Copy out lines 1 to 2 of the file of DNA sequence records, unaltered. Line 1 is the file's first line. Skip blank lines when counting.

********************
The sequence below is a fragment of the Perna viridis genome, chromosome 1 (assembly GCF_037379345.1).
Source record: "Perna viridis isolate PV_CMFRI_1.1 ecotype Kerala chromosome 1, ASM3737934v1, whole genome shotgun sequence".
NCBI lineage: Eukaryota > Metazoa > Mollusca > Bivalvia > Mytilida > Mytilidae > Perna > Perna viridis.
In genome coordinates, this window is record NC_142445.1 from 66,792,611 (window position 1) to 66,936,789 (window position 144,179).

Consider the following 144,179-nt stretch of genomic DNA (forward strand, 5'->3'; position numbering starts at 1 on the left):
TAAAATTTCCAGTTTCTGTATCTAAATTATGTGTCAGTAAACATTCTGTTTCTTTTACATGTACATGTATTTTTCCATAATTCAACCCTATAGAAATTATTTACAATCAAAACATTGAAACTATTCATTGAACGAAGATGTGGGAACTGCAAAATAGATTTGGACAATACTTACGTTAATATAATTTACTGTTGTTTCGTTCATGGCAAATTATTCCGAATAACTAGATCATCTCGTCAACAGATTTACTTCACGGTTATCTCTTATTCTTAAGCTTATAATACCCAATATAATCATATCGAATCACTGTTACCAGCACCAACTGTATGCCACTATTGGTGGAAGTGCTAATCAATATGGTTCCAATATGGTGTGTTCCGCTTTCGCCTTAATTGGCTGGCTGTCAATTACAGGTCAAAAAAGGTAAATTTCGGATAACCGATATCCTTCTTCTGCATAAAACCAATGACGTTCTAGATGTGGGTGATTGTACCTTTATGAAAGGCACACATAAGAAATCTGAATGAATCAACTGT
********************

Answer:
The sequence below is a fragment of the Perna viridis genome, chromosome 1 (assembly GCF_037379345.1).
Source record: "Perna viridis isolate PV_CMFRI_1.1 ecotype Kerala chromosome 1, ASM3737934v1, whole genome shotgun sequence".